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Health Benefits of Patchouli Essential Oil


Updated July 14, 2013

Written or reviewed by a board-certified physician. See About.com's Medical Review Board.

Patchouli essential oil is a type of essential oil commonly used in aromatherapy. Sourced from the leaves of the Pogostemon cablin plant (a perennial herb native to tropical regions of Asia), patchouli essential oil is said to offer a variety of health benefits.

Patchouli essential oil is also sometimes used as an ingredient in incense and perfume, as well as in skin-care products.

How Does Patchouli Essential Oil Work?

In aromatherapy, inhaling the aroma of patchouli essential oil (or absorbing patchouli essential oil through the skin) is thought to transmit messages to a brain region involved in controlling emotions. Known as the limbic system, this brain region also influences the nervous system. Aromatherapy proponents suggest that essential oils may affect a number of biological factors, including heart rate, stress levels, blood pressure, breathing, and immune function.

Health Benefits of Patchouli Essential Oil

Although research on the aromatherapeutic use of patchouli essential oil is very limited, there's some evidence that it may offer certain health benefits.

For example, a preliminary study published in the Journal of Natural Medicines in 2011 found that patchouli essential oil may help promote sleep. In tests on mice, the study's authors determined that inhaling the aroma of patchouli essential oil may have sedative effects that could be useful in the treatment of sleep problems.

Additionally, a report published in Phytotherapy Research in 2005 found that patchouli essential oil may help protect against mosquito bites by acting as an insect repellent.

Uses for Patchouli Essential Oil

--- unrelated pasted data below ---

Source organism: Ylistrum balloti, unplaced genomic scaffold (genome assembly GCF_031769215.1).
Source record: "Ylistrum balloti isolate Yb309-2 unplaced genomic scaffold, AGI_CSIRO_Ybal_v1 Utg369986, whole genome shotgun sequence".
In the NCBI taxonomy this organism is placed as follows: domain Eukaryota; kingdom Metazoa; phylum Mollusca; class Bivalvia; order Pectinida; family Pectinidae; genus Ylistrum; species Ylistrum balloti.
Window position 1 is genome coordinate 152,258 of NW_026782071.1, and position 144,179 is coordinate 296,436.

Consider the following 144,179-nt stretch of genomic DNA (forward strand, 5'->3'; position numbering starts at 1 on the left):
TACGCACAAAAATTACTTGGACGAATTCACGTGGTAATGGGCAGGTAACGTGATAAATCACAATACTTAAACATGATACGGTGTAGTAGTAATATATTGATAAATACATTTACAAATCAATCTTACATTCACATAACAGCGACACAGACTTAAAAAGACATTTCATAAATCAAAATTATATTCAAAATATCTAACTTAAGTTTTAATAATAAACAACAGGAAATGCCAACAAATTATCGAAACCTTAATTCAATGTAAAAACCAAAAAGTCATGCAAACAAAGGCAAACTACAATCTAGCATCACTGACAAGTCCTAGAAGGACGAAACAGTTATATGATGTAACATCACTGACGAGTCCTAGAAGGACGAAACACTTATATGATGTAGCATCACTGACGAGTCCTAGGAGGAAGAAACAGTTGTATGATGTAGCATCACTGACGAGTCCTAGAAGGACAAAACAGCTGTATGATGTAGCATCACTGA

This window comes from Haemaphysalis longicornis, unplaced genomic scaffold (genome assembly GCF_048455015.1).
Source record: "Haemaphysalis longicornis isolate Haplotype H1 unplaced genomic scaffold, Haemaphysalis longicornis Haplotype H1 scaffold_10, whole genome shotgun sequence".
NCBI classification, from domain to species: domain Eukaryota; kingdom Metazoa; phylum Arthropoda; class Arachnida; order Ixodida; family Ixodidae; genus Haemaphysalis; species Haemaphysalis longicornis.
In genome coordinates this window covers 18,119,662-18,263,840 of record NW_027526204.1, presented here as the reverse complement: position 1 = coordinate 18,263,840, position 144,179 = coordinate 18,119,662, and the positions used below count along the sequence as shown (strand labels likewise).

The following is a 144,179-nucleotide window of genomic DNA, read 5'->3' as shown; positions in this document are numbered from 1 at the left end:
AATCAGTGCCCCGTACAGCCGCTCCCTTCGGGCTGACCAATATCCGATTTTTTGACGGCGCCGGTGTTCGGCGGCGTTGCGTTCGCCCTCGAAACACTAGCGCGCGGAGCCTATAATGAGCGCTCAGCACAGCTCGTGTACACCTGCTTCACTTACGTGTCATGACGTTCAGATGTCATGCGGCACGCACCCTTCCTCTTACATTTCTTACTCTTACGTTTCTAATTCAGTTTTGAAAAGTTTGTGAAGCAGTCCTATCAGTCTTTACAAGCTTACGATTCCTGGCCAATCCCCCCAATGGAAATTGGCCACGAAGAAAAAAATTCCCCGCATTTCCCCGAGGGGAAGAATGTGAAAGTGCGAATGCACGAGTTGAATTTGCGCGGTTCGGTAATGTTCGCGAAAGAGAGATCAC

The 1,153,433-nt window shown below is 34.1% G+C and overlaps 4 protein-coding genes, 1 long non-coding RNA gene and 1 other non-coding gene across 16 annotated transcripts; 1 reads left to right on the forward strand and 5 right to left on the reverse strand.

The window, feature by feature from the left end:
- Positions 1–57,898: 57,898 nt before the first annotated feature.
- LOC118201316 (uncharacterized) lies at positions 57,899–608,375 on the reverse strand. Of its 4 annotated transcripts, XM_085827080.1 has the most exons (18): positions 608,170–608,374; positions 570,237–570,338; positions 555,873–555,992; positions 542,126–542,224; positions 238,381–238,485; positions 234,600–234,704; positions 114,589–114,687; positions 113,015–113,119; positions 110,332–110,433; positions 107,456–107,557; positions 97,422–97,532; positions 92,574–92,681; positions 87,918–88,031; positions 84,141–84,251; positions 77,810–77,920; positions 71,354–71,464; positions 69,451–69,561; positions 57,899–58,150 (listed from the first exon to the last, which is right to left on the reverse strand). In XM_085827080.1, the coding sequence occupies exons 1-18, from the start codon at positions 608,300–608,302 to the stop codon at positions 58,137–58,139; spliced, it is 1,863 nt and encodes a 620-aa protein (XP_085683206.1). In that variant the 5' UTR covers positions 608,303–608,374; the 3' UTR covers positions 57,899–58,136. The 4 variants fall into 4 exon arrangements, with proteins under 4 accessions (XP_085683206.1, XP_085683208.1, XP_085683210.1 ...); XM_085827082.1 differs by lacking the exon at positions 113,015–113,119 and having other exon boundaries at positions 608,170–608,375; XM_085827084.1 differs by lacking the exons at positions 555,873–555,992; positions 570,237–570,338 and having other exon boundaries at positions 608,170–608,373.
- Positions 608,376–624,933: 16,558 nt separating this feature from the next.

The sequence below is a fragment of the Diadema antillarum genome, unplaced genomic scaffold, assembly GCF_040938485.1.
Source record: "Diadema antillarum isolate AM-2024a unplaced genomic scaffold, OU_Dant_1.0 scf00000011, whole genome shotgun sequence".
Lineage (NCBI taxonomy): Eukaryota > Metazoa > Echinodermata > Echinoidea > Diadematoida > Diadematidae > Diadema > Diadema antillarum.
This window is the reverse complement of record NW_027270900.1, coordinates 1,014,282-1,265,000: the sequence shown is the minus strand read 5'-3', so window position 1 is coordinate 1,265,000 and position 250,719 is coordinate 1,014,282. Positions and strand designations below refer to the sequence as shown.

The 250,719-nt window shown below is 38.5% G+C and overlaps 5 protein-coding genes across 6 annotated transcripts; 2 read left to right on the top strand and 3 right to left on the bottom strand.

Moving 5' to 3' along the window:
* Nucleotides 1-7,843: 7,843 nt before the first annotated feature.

In aromatherapy, patchouli essential oil is typically used to treat the following problems:

  • acne
  • anxiety
  • athlete's foot
  • constipation
  • dandruff
  • eczema
  • fatigue
  • indigestion
  • insomnia

In addition, patchouli essential oil is said to act as an insect repellent, promote healing from burns and wounds, reduce inflammation, and alleviate stress.

When used in skin-care products, patchouli essential oil is thought to treat oily skin and reverse signs of aging.

How to Use Patchouli Essential Oil

When combined with a carrier oil (such as jojoba, sweet almond, or avocado), patchouli essential oil can be applied directly to the skin or added to baths.

Patchouli essential oil also can be inhaled after sprinkling a few drops of the oil onto a cloth or tissue, or by using an aromatherapy diffuser or vaporizer.


Patchouli essential oil should not be taken internally without the supervision of a health professional. Internal use of patchouli essential oil may have toxic effects.

Additionally, some individuals may experience irritation when applying patchouli essential oil to the skin.

Pregnant women and children should consult their primary health care providers prior to using essential oils.

Learn more about how to use patchouli essential oil safely.

Alternatives to Patchouli Essential Oil

A number of essential oils may possess stress-reducing effects similar to the purported benefits of patchouli essential oil. For example, lavender essential oil, bergamot essential oil, and rose essential oil have all been found to promote relaxation in scientific studies.

If you're seeking an aromatherapy remedy for sleep problems, lavender essential oil, ylang ylang essential oil, and chamomile essential oil may be of some benefit.

Learn more about aromatherapy for sleep.

Where To Find Patchouli Essential Oil

Here are some tips on purchasing essential oils.

Widely available for purchase online, patchouli essential oil is sold in many natural-foods stores and in stores specializing in self-care products.


Trongtokit Y, Rongsriyam Y, Komalamisra N, Apiwathnasorn C. "Comparative repellency of 38 essential oils against mosquito bites." Phytother Res. 2005 Apr;19(4):303-9.

Ito K, Ito M. "Sedative effects of vapor inhalation of the essential oil of Microtoena patchoulii and its related compounds." J Nat Med. 2011 Apr;65(2):336-43.

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